On 24 May the Satellite “Danielė” was launched named after a Lithuanian girl
It will form part of the constellation system of the navigation satellite system “Galileo”.
Each of at least 27 planned satellites of the system will be named after the children from the EU countries.
They were selected after the children had won the European Commission’s drawing competition in their countries in 2011 on the topic of ‘Space and Aeronautics’.
The Galileo name first appeared in the Communication of the Commission from February 1999. Since then, the programme has been on its way towards full operational capacity. Fourteen satellites are already in orbit and a further 16 will be launched by 2020. The Financing Decisions for the programme were taken by the European Council in the early 2000s.
The two experimental satellites were launched in December 2005 and April 2008 respectively. Their purpose was to characterise the Medium-Earth Orbit (MEO) environment (radiation, magnetic field, etc.) and to test the performance of critical payload technology (atomic clocks and radiation hardened digital technology). They also provided an early experimental signal-in-space to secure the frequency spectrum required for Galileo in accordance with WRC RNSS allocations.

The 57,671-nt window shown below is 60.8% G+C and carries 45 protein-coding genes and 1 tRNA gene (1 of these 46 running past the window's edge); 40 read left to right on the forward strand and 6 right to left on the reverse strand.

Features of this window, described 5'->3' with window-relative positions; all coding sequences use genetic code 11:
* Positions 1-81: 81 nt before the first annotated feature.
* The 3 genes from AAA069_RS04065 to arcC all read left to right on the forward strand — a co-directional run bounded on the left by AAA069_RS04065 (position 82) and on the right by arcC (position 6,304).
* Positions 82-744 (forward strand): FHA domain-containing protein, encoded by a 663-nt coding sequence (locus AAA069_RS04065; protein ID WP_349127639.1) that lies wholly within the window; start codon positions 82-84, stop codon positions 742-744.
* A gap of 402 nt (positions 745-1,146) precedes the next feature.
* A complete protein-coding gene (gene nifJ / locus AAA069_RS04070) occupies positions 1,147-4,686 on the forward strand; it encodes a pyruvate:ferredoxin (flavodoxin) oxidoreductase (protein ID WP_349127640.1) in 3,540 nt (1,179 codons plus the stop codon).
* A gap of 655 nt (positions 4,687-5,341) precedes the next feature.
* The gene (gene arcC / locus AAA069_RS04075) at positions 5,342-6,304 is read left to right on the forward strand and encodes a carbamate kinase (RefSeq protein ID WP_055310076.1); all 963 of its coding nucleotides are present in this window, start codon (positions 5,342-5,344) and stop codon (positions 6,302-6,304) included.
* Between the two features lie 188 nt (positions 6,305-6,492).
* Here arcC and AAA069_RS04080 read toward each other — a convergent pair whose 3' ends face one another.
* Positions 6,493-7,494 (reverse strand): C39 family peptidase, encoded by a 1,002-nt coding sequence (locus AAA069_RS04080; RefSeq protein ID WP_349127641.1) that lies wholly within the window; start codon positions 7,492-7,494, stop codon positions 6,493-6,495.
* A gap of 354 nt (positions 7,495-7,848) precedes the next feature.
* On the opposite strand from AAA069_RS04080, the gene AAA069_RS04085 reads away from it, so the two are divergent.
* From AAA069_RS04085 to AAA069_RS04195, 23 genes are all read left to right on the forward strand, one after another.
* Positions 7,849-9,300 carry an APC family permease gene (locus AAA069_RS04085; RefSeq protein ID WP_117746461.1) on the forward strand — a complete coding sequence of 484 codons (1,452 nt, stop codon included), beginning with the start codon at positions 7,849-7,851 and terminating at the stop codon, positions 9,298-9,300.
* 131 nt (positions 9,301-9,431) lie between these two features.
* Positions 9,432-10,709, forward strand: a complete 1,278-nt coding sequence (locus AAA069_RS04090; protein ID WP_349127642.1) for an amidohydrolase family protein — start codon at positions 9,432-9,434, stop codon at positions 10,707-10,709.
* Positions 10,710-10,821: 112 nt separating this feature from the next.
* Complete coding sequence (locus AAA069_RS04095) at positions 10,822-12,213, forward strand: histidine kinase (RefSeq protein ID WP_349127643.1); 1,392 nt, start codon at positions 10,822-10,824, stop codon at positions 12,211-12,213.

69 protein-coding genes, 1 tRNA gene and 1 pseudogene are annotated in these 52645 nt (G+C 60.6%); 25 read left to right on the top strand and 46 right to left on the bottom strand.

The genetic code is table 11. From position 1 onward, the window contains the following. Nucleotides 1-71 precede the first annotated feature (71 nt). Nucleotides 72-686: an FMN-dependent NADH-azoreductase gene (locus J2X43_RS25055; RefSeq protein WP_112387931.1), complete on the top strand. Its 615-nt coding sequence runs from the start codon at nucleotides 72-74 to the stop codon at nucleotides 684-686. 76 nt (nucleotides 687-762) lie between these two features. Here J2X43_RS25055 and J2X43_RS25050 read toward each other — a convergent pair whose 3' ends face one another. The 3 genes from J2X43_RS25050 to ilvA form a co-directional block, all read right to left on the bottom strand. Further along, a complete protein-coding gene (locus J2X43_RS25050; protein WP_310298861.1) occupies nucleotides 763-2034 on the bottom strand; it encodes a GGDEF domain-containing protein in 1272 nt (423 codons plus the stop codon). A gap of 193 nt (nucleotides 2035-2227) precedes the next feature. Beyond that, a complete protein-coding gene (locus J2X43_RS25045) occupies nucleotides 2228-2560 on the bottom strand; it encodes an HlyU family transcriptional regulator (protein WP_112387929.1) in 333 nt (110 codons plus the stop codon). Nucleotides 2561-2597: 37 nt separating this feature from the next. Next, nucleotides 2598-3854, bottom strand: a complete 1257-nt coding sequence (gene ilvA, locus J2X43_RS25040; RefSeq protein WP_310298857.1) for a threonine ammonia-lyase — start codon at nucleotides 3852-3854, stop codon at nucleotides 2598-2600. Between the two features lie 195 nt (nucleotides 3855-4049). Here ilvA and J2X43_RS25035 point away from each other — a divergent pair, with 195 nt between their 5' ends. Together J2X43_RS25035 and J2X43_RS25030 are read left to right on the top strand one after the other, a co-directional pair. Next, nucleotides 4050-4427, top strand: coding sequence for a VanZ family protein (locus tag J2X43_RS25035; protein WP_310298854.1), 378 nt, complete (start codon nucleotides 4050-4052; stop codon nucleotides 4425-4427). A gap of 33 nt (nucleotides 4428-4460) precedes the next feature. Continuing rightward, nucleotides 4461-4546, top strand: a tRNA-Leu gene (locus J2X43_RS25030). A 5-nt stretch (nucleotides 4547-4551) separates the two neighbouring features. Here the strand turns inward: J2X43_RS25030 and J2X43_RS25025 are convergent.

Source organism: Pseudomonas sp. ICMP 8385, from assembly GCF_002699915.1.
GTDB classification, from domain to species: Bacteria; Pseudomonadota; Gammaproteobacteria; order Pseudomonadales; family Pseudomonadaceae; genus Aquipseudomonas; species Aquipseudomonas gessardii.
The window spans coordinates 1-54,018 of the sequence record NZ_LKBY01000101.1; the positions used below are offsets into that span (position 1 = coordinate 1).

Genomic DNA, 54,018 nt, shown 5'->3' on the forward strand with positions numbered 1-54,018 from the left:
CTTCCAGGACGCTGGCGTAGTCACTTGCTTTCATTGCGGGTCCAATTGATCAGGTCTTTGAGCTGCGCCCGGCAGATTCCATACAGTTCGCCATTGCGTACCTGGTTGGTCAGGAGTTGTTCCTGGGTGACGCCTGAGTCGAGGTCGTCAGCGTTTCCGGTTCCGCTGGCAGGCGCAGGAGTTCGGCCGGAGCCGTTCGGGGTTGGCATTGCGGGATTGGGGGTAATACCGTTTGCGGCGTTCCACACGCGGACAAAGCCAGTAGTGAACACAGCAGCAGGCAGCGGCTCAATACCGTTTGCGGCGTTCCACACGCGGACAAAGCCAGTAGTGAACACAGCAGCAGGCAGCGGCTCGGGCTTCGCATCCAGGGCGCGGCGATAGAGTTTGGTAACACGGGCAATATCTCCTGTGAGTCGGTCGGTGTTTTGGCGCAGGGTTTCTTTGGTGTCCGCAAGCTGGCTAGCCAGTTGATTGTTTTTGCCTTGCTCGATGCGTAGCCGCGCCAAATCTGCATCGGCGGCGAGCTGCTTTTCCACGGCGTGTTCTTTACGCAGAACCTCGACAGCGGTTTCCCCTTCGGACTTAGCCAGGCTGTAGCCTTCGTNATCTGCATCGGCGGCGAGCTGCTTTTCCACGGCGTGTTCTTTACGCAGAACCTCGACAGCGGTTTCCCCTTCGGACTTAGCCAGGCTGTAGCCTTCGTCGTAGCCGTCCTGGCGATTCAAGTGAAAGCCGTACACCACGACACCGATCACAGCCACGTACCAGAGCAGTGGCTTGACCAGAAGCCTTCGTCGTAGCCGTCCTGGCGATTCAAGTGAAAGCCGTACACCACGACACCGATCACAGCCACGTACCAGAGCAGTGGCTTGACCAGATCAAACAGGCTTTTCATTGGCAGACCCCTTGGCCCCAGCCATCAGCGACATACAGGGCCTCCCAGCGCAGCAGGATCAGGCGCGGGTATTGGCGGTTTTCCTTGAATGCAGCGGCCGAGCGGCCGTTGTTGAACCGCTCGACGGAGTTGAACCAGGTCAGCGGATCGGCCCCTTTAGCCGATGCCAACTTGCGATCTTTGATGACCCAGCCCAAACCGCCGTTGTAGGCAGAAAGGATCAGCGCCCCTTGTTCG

The first two operational satellites were launched on 21 October 2011, followed by the launch of the third and fourth operational satellites on the 12 October 2012. Their purpose is to fully validate the Galileo concept, using the four satellites together with the Galileo stations and control centers. The first independent European position fix was achieved with the Galileo system on 12 March 2013.
It is during the FOC phase that the Galileo network’s complete operational and ground infrastructure will be deployed. Soyuz mission – designated Flight VS15 – was Arianespace’s fifth overall carrying FOC spacecraft in sets of two. It follows one launch in 2014 (VS09), then three performed last year (VS11, VS12 and VS13).
The medium-lift workhorse also lofted a total of four satellites in the program’s IOV (In-Orbit Validation) phase in 2011 and 2012. The satellites orbited – named ‘Danielė’ and ‘Alizée’ after winners of a European Commission-organized painting competition for children – are the 13th and 14th Galileo spacecraft overall to be orbited by Arianespace.
They will soon join their ‘teammates’ in the constellation to provide Galileo’s initial services, marking another milestone in providing Europe with full autonomy in the field of global positioning, navigation and timing. At full capability, the Galileo program will provide a European-operated navigation system to deliver highly accurate global positioning services through a satellite constellation in medium-Earth orbit, along with its associated ground infrastructure.